Editor’s note: WRAL Local Tech Wire publishes selected stories from the news services of various universities as part of its UniversityTech coverage. LTW is enhancing significantly its coverage of scientific and research efforts at regional universities where many of tomorrow’s discoveries are being made and the foundations of new companies are in the process of being created.
RALEIGH, N.C. — Work by researchers at North Carolina State University is leading to a new kind of crab harvest – blue crabs grown and harvested from freshwater ponds instead of from the sea.
Crab lovers shouldn’t worry, researchers say, because the pond-raised crabs look and taste just like their ocean-raised brethren.
North Carolina’s native blue crab population has been at historic lows since 2000. Dave Eggleston, director of and professor of marine, earth and atmospheric sciences, looked at various methods for helping the population recover. He hit upon a solution that not only reduces pressure on existing crab populations, but also benefits farmers looking to diversify their crops: using irrigation ponds on farms to grow blue crabs.
"We started out by catching small crabs in the wild and stocking them into farm ponds loaded with bass and bluegill predators and were still able to get 12 percent survival," Eggleston says.
"So, we teamed with the University of Maryland’s Center of Marine Biotechnology, who had the expertise to grow hatchery-reared blue crabs, and stocked these blue crabs in freshwater experimental aquaculture ponds at N.C. State’s Vernon James Research and Extension Center in Plymouth, Northwhere the crabs exhibited some of the highest growth rates on record."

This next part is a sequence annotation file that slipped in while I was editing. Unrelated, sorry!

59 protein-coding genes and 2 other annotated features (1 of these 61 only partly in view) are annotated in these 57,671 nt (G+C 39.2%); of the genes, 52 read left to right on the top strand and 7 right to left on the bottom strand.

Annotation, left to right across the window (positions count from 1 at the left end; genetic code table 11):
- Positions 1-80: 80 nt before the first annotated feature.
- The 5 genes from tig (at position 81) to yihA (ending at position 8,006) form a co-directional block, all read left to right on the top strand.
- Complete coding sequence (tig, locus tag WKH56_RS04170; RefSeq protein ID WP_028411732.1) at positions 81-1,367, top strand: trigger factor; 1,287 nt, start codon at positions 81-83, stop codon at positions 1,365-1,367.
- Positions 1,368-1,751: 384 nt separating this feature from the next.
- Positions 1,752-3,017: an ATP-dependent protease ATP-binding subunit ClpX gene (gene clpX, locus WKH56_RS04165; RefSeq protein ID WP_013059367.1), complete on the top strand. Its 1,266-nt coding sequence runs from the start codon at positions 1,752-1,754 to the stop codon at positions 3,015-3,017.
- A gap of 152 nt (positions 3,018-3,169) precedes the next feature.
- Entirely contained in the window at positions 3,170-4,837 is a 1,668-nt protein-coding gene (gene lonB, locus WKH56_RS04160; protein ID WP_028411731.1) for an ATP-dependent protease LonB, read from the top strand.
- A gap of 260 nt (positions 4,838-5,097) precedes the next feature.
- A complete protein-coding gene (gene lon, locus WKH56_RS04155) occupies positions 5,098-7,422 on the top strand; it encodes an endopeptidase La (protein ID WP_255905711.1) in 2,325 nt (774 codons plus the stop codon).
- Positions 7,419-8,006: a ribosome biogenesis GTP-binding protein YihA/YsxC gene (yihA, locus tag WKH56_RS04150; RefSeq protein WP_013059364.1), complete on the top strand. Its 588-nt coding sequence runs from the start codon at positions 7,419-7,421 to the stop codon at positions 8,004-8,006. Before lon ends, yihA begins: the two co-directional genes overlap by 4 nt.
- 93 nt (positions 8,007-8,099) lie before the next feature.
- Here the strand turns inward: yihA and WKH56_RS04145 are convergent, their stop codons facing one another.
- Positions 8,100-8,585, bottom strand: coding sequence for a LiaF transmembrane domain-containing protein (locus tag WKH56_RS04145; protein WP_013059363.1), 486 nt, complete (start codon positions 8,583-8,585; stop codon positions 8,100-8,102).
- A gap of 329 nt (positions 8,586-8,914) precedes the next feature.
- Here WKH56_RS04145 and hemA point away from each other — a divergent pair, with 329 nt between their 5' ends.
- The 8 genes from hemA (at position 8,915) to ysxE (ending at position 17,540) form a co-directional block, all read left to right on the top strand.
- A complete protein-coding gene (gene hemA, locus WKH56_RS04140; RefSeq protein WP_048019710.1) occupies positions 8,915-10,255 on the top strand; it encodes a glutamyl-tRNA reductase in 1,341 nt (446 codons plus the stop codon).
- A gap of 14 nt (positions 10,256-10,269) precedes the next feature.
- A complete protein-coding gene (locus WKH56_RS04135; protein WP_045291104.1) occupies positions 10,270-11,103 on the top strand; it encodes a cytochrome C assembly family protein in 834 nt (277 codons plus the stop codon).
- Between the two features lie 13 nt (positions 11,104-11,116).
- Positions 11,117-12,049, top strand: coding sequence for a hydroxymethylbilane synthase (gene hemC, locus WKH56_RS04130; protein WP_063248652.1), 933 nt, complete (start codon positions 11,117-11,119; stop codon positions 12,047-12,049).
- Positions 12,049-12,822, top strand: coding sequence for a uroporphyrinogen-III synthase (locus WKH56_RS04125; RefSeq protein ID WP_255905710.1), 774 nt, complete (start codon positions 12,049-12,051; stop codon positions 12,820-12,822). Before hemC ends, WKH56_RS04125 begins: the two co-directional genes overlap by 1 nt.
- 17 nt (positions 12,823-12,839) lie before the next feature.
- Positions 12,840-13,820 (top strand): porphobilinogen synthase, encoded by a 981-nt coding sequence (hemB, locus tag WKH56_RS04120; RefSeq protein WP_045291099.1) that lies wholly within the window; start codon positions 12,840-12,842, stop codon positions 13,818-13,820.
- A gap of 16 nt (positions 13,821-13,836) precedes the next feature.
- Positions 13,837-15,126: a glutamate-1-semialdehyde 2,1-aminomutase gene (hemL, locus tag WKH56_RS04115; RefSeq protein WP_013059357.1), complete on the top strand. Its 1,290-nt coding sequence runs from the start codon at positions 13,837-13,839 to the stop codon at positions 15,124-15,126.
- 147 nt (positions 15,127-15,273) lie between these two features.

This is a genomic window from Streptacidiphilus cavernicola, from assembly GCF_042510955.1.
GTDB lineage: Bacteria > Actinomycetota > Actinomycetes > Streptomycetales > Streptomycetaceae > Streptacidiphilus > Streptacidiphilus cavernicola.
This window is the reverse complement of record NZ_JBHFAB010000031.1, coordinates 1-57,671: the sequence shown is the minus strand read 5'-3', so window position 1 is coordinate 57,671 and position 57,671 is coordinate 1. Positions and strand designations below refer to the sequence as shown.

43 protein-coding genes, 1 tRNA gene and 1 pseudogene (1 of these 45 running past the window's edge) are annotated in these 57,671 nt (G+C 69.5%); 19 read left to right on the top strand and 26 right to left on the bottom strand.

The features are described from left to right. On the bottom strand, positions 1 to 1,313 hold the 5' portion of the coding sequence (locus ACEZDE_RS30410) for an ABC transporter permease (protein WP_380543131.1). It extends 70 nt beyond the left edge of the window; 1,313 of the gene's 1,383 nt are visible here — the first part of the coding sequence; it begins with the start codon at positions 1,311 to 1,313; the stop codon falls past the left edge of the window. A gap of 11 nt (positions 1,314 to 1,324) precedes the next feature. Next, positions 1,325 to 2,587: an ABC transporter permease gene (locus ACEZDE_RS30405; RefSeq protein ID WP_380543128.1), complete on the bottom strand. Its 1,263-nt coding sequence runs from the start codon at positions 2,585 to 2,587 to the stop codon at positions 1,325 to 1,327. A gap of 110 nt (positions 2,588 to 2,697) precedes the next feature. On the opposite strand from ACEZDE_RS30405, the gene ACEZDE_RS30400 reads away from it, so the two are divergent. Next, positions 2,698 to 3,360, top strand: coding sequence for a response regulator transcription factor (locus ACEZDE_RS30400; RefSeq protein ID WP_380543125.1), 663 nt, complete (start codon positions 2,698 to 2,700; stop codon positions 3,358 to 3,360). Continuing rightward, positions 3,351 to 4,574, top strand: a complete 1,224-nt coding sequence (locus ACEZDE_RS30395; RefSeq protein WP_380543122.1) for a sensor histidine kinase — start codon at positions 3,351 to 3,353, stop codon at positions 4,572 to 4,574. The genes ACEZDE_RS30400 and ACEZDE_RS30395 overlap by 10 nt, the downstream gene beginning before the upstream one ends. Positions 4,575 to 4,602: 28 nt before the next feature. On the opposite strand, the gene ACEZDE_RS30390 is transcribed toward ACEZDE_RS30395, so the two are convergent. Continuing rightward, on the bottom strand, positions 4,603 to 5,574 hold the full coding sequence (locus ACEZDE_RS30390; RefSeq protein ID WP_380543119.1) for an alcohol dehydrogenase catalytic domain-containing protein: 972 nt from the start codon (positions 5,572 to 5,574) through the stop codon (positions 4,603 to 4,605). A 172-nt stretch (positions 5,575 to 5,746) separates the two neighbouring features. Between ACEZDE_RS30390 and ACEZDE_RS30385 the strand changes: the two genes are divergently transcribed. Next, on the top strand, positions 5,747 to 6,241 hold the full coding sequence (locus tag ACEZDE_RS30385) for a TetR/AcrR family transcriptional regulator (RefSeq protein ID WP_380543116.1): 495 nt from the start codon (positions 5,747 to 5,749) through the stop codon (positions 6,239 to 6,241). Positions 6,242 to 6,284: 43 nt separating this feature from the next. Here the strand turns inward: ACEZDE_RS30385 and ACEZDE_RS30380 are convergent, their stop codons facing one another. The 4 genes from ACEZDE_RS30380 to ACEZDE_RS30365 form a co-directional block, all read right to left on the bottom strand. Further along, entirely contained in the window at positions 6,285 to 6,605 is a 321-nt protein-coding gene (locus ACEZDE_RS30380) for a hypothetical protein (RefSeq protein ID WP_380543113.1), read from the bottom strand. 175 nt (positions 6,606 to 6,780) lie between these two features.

Eggleston then noticed that a lot of farmers in eastern North Carolina were trying to diversify their crop offerings in response to the decline in tobacco demand.
"A lot of these farms have irrigation ponds, and we thought (that) if crabs can live in fresh water, this would take some pressure off the coastal crab population and give farmers another crop by letting their ponds work for them," he says.
Eggleston and his fellow researchers discovered that crabs can tolerate a salinity level of only 0.3 parts per thousand, which is about the same level found in coastal tap water. They did further work to determine the best circumstances for raising crab: population density, food rations and habitat structure in ponds.
In July, Eggleston and Ray Harris, N.C. State director of cooperative extension for Carteret County, had the opportunity for a large-scale test when they stocked a 10-acre lake with 40,000 hatchery-raised crabs and a smaller pond with 4,000 crabs.
The crabs will take approximately 105 days to reach maturity, and so far the endeavor looks successful.
With the rapid rate of growth for pond-raised crabs, Eggleston expects that in a given year, a farm could produce two to three harvests, as crabs don’t do well in freshwater during the winter months.
"If you look at a 2½-acre pond, you could stock it with 50,000 hatchery-raised crabs and expect to harvest around 20 percent, or 10,000 fully grown crabs. At $3 per crab, that’s $30,000 – and multiply that times three. It definitely adds up."
Funding for this research was provided by the N.C. Blue Crab Research Program, which the N.C. General Assembly established, and is administered by the North Carolina Sea Grant program based at N.C. State.